Mind that the above mentioned points are not necessarily always holding simultaneously true for a given drive. For example, successfully passing test 3 may still be not enough for fulfilling points 1 and 2. And viceversa. Finding the perfect alignment by trial and error just by loosening and tightening a screw and imperceptibly moving the board is unnerving and not for everyone, but seems to be the only way for bringing back to life dead drives.

Additional remarks:

1) it's indeed key to use good floppy disks, as all tests and procedures are about drive+floppy. So far I could not find any third party software for checking 400k floppies (say, similar to Norton Disk Doctor) for validating "good" media, so I normally run through some floppies before taking any conclusions.

2) cross checking interoperability of created floppies with a 800k or 1.4M drives also adds additional validation to a calibration

3) I must say I'm not able to guess why these drives need an alignment even after so many years, as all adjustment points are normally factory sealed with glue (the free stuff covering screws), but fact is a recalibration is what is most often needed for getting drives back to work

4) either way, always start with a thorough clean of the r/w head with isopropyl alcohol and a cotton swab or lint-free cloth cutout. I prefer letting the alcohol doing the job rather than mechanically scrubbing, so I deposit a droplet of alcohol, wait some time and then proceed with mechanical means.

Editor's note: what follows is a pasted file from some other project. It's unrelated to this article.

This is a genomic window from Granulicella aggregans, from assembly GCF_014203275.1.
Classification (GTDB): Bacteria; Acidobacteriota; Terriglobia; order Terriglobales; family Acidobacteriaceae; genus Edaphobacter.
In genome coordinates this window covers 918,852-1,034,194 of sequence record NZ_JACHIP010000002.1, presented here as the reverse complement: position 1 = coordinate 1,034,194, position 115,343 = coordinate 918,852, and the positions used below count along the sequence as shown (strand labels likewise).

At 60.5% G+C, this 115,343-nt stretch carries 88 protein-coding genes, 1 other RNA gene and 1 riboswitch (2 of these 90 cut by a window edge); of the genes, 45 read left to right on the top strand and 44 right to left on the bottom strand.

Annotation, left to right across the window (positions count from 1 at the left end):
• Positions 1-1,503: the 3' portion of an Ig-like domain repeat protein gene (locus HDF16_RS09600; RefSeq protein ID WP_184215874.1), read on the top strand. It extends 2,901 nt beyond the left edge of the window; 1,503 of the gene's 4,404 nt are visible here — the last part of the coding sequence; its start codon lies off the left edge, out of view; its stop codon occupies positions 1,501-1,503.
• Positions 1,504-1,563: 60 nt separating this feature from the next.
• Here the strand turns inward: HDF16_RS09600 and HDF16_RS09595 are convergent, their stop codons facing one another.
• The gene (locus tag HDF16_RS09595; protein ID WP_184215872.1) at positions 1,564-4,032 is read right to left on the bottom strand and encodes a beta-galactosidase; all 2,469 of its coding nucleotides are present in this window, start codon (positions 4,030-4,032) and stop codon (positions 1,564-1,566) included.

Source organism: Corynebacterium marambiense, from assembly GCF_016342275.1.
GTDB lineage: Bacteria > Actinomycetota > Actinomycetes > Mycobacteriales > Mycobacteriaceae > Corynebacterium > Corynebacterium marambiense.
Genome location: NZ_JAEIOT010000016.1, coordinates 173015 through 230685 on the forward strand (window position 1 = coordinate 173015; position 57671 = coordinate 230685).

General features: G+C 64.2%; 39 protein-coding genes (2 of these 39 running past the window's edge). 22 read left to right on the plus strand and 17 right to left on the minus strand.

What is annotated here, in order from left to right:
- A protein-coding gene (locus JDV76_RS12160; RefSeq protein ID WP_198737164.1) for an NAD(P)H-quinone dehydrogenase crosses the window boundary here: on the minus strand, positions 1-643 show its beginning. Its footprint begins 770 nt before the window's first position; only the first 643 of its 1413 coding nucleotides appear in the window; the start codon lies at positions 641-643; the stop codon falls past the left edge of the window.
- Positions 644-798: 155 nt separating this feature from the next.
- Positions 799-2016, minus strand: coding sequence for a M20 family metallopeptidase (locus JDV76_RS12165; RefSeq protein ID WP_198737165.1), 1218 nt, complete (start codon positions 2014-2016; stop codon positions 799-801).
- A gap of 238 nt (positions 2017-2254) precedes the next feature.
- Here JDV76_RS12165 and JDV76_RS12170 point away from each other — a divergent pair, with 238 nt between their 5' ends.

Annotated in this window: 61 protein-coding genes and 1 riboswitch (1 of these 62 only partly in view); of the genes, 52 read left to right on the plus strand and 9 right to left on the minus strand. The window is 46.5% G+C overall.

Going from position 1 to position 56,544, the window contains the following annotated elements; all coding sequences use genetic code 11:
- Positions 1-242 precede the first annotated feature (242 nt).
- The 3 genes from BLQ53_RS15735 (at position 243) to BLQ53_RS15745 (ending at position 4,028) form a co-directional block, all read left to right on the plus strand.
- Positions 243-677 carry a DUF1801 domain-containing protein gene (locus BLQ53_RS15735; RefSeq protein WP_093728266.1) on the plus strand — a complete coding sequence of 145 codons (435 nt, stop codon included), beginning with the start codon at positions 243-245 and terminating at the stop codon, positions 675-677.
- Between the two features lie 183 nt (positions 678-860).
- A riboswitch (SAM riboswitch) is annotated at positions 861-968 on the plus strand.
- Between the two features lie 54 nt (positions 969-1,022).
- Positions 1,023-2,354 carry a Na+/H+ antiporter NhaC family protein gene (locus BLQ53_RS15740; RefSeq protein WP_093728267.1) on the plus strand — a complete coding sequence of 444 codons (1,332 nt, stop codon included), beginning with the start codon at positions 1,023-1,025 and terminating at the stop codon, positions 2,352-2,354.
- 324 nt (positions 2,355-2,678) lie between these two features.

Edited by pbertolo
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On 12/28/2019 at 1:56 AM, JDW said:

I just uploaded a 400k drive LUBE video.  I used Silicone Grease rather than Lithium since Silicone won't damage rubber or plastic.

Good one. It happened to me to have drives whose mechanics were completely stuck by solidified grease, just totally locked.

Easiest way to remove the aged lube is to detach the disk guiding chassis and submerge it into acetone for some time. 

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@pbertolo

I finally made time today to play with SONY TEST 6.9 (downloaded here) & 7.0 (downloaded here).  Sadly, there are big problems:

 

1. I cannot boot from either image, neither in Mini vMac, nor from a Mac 512K with 64K ROMS.

2. The IMG containing version 6.9 is totally stripped of all File Type and Creator info for all files!

3. I created two new 400K disk images here. I added "APPL" & "????" as the Type & Creator for the SONYTEST app, and I added TYPE & CREATOR for the System & Finder files too, but the version 6.9 DSK I made still won't boot.  The SONYTEST app now launches though.  The "Starter" app on the SONYTEST 7.0 disk crashes, so I have no idea what that is, and that same image includes Reversi (a game), but I don't know why.

4. I can boot from another disk (on a real Mac and Mini vMac), but when it loads I get the "wait" icon (wristwatch) and this screen: